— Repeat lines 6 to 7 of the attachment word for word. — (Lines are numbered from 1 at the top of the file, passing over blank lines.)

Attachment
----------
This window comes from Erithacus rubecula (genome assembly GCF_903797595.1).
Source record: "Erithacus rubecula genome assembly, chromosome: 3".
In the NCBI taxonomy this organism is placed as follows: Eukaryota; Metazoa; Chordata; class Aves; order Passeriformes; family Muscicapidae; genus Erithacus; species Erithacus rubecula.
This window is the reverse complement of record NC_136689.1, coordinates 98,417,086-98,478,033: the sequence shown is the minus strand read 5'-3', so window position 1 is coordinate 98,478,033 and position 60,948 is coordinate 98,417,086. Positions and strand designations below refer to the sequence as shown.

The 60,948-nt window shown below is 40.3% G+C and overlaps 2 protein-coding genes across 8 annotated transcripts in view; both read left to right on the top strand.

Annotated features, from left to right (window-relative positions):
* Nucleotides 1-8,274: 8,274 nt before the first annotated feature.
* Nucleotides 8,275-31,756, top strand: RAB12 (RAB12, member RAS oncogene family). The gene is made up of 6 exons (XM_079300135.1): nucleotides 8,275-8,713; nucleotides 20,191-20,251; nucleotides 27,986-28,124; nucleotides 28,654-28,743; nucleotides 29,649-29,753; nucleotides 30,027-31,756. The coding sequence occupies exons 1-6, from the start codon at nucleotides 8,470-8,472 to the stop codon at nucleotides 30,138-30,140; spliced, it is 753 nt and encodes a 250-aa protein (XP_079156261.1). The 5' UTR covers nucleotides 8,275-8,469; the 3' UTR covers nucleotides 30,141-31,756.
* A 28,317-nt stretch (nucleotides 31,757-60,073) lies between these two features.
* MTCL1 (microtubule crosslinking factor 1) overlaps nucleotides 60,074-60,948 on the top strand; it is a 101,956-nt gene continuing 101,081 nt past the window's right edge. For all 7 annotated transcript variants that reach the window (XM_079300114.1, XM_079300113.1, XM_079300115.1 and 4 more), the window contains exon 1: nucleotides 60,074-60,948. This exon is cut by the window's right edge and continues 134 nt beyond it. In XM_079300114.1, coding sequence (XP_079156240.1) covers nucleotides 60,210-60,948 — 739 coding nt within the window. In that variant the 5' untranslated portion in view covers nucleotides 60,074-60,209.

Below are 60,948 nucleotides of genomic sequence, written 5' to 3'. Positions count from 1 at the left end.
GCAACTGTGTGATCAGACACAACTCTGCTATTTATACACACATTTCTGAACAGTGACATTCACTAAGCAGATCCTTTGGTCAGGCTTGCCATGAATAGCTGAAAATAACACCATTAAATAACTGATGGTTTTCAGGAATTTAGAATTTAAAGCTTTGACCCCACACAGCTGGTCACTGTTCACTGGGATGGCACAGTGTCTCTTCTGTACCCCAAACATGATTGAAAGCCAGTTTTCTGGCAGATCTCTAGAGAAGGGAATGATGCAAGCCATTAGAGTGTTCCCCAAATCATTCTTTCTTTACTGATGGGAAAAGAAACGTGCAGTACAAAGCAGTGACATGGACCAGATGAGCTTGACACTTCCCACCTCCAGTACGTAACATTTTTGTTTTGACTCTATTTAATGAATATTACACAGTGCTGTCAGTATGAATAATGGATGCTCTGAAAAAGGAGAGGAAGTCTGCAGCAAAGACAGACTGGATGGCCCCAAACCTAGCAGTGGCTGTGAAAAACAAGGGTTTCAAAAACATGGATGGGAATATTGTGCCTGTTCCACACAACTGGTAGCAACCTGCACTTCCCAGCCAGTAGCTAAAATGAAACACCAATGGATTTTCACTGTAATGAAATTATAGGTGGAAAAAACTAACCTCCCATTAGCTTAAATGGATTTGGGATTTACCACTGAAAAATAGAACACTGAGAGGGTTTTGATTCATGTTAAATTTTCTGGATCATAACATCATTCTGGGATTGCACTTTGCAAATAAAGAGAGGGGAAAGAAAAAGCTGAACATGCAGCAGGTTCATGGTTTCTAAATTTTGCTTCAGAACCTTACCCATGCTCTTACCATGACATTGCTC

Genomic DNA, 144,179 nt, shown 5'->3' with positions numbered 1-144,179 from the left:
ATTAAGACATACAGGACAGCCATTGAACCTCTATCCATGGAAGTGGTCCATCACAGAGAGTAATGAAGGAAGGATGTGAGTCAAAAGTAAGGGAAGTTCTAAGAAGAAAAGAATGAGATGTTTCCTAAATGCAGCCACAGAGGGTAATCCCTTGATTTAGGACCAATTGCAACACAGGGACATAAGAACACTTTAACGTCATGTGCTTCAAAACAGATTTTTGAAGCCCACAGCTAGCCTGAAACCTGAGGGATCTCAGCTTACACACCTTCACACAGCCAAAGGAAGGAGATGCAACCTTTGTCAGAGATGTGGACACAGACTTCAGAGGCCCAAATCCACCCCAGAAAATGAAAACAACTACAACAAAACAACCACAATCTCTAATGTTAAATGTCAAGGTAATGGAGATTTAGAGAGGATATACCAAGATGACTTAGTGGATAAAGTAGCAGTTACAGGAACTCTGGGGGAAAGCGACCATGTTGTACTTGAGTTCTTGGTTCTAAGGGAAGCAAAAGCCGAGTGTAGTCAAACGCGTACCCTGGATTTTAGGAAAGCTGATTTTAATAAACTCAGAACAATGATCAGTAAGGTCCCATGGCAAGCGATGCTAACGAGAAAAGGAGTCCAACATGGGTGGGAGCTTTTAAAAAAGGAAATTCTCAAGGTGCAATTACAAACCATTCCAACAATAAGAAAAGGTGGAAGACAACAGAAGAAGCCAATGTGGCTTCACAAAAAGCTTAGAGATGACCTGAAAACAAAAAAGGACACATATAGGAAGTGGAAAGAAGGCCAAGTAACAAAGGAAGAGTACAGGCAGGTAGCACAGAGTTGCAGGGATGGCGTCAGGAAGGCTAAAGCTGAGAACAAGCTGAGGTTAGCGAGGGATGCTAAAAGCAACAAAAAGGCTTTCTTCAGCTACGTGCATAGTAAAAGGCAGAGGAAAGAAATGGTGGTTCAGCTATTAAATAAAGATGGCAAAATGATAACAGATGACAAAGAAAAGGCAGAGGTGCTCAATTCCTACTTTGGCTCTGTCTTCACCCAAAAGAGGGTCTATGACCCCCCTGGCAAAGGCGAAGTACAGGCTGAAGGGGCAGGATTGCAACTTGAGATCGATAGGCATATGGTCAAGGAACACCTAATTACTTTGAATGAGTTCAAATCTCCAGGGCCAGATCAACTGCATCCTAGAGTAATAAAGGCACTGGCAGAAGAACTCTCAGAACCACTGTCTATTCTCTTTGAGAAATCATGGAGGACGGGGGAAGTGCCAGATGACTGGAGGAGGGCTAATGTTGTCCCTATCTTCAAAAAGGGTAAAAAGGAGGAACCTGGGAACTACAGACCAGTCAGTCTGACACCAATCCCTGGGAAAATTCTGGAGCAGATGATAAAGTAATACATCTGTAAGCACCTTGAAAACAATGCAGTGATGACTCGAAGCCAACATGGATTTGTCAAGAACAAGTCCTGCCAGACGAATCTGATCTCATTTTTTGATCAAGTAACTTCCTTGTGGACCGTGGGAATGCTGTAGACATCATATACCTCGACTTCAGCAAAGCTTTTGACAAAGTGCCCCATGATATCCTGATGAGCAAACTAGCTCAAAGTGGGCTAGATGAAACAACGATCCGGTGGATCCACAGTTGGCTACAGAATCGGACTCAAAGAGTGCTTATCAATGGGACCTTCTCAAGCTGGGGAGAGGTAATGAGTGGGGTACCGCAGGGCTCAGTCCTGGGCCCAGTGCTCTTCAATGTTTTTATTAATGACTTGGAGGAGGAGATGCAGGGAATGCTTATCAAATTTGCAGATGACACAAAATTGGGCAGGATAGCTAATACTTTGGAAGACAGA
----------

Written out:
Annotated features, from left to right (window-relative positions):
* Nucleotides 1-8,274: 8,274 nt before the first annotated feature.